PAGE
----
Information for Landlords, the Social and Private Sector*
Minimum Energy Efficiency Standards
What is it?
From the 1st of April 2018, it will be unlawful to let a property with an EPC rating of F or G.
This legislation was put in place to meet obligations to improve our worst performing properties in terms of energy efficiency and to meet CO2 targets in the UK.
Who does this affect?
This will affect Private Rental Sector (PRS) landlords when a lease is granted to a new tenant and renewals to existing tenants.
What needs to be done to comply?
The property needs to be brought up to minimum energy efficiency standard of an EPC rating of E or above, and this can be done by undertaking cost-effective home improvements.
What happens when there is non-compliance?
Fines may be issued for non-compliance, as well as public notification of the offence.
What are exemptions?
The below are possibilities, subject to case by case basis:
Improvements are not cost-effective
The improvements will decrease the value of the property by 5%or more, or damage the property
Third party consent cannot be obtained for the improvements (e.g. superior landlord)
What are tenants and landlords rights?
Tenants have the right to request reasonable and cost-effective improvements to their properties. Landlords cannot refuse unreasonably, but are protected against unreasonable requests. The tenant has the right to raise a case with the First-tier Tribunal General Regulatory Chamber should they suspect the landlord is non-compliant with the minimum energy standard.
An EPC will be required whenever a building in the social or private rented sectors is let to a new tenant.
• A building can be: the whole of a building; or part of a building where the part
is designed or altered to be used separately. For residential purposes, ‘designed
or altered to be used separately’ describes a unit that is self-contained, meaning
that it does not share essential facilities such as a bathroom/shower room, wc
or kitchen with any other unit, and that it has its own entrance, either from
outside or through common parts, that is not through another dwelling.
• Landlords must provide an EPC free of charge to prospective tenants at the
earliest opportunity and must provide a copy of the EPC to the person who
takes up the tenancy.
• The purpose of the EPC is to show prospective tenants the energy performance
of the dwelling they are considering renting.
• EPCs are valid for 10 years and can be reused as many times as required within
that period. It is not necessary to commission a new EPC each time there is a
change of tenant. However, once a more recent EPC has been produced for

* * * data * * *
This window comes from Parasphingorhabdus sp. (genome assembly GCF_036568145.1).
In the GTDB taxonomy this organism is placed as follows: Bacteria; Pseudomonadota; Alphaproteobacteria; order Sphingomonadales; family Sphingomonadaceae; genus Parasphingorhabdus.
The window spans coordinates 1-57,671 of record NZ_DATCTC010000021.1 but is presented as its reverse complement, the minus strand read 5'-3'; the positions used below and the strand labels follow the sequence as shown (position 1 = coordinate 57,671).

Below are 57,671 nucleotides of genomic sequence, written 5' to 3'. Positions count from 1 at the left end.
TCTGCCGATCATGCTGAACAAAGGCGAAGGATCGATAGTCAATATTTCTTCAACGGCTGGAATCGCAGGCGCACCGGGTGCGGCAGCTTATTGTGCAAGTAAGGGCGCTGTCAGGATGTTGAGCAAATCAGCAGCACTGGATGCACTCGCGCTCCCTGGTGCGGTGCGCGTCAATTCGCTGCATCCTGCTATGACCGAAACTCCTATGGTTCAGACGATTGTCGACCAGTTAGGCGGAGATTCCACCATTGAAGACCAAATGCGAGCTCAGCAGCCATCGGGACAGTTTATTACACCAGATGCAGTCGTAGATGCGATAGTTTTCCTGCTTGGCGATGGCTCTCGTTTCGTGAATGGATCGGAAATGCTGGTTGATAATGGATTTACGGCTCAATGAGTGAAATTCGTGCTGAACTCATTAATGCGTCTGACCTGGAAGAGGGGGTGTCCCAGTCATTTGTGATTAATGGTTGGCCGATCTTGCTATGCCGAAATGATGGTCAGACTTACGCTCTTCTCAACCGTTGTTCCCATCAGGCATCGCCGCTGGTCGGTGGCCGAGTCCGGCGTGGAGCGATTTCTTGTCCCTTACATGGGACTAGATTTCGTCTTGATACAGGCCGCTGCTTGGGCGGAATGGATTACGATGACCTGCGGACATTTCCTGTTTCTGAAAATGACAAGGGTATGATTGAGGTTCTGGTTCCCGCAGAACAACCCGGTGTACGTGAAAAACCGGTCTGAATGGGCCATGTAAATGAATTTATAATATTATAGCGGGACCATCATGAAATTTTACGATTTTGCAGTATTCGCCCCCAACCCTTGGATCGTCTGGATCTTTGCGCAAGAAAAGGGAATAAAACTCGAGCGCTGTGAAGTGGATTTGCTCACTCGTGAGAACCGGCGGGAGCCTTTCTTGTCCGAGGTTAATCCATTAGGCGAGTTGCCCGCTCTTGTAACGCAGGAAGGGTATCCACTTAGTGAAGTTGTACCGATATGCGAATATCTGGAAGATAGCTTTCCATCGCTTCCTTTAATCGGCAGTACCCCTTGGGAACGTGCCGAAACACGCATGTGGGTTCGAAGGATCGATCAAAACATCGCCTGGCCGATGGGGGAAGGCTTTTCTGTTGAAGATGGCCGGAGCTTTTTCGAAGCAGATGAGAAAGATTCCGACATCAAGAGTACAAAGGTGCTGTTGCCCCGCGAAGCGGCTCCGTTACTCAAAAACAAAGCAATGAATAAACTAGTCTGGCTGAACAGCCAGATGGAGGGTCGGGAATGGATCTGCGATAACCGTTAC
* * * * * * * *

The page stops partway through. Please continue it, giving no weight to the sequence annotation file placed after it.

a dwelling, it will always supersede an existing one. Thus, where a number
of EPCs are obtained for a property within the ten year period only the most
recent one is valid.
• An EPC is not required for any property that was occupied prior to 1 October
2008 and which continues to be occupied after that date by the same tenant.
However, landlords may commission EPCs for these dwellings if they wish.
• The EPC shows two things – the Energy Efficiency Rating (relating to running
costs) and the Environmental Impact Rating (relating to the carbon dioxide
emissions) of a dwelling. Each rating is shown on an A–G rating scale similar to
those used for fridges and other electrical appliances.
• The rating is accompanied by a recommendation report that shows how to
improve the dwelling’s energy efficiency. These two elements together form
the EPC and the complete document must be provided to the new tenant.
There is no statutory requirement to carry out any of the recommended energy
efficiency measures stated in the recommendation report.
• EPCs must be produced by an accredited assessor, but landlords are free to seek
accreditation for themselves and their employees and so become competent to
certify their own properties.
Which HMOs need an EPC?
There has been some confusion over how the regulations apply to HMOs, but guidance from Communities and Local Government is that landlords who have an HMO, with shared essential facilities (bathroom, shower, toilet and/ or kitchen) and who have individual tenancy agreements with their tenants do not need to provide an EPC unless they sell the house or let it as one whole dwelling, or convert it to self-contained units.
A mixed property with shared and self-contained units will require EPCs for the parts that are wholly self-contained.
Landlords of completely self-contained flats and those who let houses to a group of sharers (with one contract between all of the occupiers) do need to provide an EPC when they let to new tenants after 1st October 2008.
Raymond Evans is a fully accredited Domestic Energy Assessor with indemnity insurance and registered with Data Protection Act 1998 and can produce on request Basic Disclosure in accordance with Part V of the Police Act 1997.